6.033 2011 Design Project 2

I. Due Dates and Deliverables

You will be working on the second design project in teams of three students who share the same recitation instructor. There are four deliverables for this design project:
  1. A list of team members emailed to your TA by April 7, 2011.
  2. One copy of a design proposal (not exceeding 1,200 words), due at 5pm on April 21, 2011.
  3. One copy of a design report (not exceeding 5,000 words), due at 5pm on May 5, 2011.
  4. A five-minute in-recitation presentation, on May 10, 2011. In consultation with the chair of the faculty we have determined that the assignment follows the spirit of the end-of-term rules.

All deliverables should be submitted via the online submission site.

As with real life system designs, 6.033 design projects are under-specified, and it is your job to complete the specification in a sensible way given the overall requirements of the project. As with designs in practice, the specifications often need some adjustment as the design is fleshed out. We recommend that you start early so that you can evolve your design over time. A good design is likely to take more than just a few days to put together.

II. The Problem

Ben Bitdiddle watched the ``Twitter revolutions'' in several countries over the past few months, and was disappointed to see how government was able to prevent communications by shutting down ISPs in these countries. Even though many people in these countries had computers, laptops, and cell phones with wireless communication capability, they weren't able to exploit it to organize themselves. Ben wants to come up with a distributed messaging system that does not require any central server or network infrastructure, and allows users to send messages and subscribe to other users' messages, similar to a publish-subscribe system.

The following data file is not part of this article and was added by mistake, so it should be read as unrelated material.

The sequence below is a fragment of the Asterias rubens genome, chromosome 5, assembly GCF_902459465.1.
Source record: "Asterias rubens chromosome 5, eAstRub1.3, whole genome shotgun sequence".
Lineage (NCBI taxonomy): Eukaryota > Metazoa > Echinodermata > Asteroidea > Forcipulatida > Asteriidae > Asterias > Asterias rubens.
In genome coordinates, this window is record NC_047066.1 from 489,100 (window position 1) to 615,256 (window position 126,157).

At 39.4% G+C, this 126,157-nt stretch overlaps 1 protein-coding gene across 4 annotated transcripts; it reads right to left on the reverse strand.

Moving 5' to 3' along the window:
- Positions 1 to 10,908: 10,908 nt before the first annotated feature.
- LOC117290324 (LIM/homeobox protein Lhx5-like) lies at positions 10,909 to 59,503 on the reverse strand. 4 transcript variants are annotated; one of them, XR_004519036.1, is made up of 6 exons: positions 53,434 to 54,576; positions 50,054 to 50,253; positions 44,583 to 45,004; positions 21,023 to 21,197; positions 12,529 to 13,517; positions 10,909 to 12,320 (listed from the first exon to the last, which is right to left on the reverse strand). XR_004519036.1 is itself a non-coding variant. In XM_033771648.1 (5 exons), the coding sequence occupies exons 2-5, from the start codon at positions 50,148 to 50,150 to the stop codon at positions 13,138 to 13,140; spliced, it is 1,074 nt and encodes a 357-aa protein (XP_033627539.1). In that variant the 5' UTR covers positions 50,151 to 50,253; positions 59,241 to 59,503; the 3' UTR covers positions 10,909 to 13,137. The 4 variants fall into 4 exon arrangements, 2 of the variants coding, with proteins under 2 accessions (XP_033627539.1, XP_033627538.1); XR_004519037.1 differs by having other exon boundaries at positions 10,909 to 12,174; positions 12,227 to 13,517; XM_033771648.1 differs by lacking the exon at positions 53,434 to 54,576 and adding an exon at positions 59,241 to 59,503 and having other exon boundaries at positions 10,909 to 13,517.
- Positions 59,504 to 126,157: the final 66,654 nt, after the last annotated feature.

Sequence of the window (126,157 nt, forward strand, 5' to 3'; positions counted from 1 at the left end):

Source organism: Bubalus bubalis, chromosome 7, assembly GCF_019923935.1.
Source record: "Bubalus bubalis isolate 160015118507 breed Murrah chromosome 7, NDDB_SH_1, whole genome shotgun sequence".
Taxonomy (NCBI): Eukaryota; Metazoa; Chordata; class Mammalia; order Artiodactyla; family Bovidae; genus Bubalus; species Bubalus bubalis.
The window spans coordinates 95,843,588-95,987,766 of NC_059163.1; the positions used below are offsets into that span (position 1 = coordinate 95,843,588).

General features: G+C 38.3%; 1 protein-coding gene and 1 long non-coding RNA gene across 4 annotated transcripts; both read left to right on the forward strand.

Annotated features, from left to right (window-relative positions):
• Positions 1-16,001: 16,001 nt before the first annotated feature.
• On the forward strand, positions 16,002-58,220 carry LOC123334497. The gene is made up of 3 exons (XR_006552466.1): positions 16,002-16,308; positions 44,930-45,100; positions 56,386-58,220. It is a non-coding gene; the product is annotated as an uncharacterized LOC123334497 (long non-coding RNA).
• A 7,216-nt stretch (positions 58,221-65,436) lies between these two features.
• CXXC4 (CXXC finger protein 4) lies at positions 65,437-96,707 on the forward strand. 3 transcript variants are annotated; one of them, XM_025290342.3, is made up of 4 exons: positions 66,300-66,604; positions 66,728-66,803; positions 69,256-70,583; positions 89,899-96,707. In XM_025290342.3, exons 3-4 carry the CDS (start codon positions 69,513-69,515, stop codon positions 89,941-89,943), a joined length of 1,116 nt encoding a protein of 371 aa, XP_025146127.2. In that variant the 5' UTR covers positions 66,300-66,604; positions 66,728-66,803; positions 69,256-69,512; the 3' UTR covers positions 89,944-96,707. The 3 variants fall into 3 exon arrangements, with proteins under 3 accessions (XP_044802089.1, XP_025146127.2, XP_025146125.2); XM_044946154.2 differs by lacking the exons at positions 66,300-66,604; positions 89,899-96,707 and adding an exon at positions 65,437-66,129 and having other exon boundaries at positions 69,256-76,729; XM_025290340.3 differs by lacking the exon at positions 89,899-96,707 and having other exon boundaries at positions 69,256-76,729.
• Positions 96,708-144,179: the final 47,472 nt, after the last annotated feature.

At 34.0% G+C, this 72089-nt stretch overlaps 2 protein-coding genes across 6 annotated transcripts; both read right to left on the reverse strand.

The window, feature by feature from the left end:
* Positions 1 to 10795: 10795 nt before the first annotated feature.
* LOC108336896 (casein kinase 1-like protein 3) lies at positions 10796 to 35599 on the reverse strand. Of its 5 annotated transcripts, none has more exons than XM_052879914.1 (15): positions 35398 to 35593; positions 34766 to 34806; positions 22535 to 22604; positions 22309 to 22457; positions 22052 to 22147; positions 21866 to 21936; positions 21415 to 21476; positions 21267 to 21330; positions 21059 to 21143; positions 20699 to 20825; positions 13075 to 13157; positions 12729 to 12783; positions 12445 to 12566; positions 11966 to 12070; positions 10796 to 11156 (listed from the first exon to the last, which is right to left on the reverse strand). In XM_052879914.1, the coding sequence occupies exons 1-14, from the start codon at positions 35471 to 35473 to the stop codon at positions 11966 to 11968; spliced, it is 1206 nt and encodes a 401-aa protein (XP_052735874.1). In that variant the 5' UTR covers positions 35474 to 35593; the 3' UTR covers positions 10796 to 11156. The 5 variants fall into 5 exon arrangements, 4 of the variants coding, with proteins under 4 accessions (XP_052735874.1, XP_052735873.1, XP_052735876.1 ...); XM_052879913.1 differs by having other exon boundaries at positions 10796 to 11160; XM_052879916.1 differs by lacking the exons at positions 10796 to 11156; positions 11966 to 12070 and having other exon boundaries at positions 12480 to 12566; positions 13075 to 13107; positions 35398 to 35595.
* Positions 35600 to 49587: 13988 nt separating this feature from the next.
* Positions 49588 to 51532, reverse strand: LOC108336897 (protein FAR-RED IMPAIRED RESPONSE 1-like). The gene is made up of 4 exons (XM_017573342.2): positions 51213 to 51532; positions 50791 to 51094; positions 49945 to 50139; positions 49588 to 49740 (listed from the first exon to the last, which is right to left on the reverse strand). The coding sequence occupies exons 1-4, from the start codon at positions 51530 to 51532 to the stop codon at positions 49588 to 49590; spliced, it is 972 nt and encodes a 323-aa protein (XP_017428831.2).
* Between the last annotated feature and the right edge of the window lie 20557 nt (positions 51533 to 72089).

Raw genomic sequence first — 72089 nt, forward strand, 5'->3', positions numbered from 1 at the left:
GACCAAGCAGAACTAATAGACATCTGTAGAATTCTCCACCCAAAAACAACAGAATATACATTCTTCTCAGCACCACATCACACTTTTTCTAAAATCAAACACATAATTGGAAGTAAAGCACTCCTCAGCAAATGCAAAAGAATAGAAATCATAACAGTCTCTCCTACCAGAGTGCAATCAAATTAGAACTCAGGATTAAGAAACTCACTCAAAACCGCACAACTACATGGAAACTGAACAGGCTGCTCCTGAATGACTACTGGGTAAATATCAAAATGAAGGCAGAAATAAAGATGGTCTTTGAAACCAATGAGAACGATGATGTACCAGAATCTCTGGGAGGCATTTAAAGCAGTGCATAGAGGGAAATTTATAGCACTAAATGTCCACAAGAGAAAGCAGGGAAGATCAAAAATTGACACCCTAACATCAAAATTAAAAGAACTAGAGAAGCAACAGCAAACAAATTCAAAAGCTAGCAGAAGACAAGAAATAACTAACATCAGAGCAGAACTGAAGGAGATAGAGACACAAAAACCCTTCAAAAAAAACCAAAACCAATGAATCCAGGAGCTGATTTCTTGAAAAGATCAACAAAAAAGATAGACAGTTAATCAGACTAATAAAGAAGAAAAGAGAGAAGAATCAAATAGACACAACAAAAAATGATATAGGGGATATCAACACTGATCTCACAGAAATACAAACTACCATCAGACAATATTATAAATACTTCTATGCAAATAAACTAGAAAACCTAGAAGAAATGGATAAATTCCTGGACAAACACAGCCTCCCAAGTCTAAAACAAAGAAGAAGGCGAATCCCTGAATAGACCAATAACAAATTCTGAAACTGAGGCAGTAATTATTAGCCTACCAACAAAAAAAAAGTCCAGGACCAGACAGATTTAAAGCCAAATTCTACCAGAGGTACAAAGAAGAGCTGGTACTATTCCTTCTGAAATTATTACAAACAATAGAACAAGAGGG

Consider the scenario of a densely populated urban area such as Cairo, which might have about 10 million people with WiFi-enabled devices (Metropolitan Cairo has about 20 million people), where each device is often (but not always) within radio range of other devices. Many users will want to follow (subscribe to) messages from a small number of popular topics; for instance, you can think of one topic having upwards of 1M subscribers. On the other hand, less popular topics may only have a handful of subscribers. Publishers send messages to a topic (identified by a string), and users subscribe only to topics, and not to individual publishers. There's no access control: any publisher can send a message to a topic, and any user can subscribe to a topic. (Topics are kind-of like ``hash-tags'' in Twitter, except that users subscribe to a topic instead of manually searching for a hash-tag on Twitter. The reason for the difference is that there is no single server that's always online and can always perform a hash-tag search in this design.) Our system should allow all publishers to post messages to topics, and have the messages delivered to subscribers of those topics in a timely manner (e.g., in a few hours at most). The goal is for a publisher to be able to announce a gathering at Tahrir square the next morning, and for most subscribers to receive this message in time.

A wireless radio works by allowing one node to broadcast a message to any other node within radio range; those nodes will in turn receive this message, and process it accordingly. You can assume that the wireless layer provides you with four functions:

If several nodes are within radio range of each other, only one of them can transmit at a time -- multiple transmissions would collide with each other, making it impossible for receivers to receive any of the messages. You can assume that the send function takes care of ensuring this, similar to how Ethernet's collision detection works. You can think of this as a fixed amount of bandwidth available for communication between nodes in the same physical area.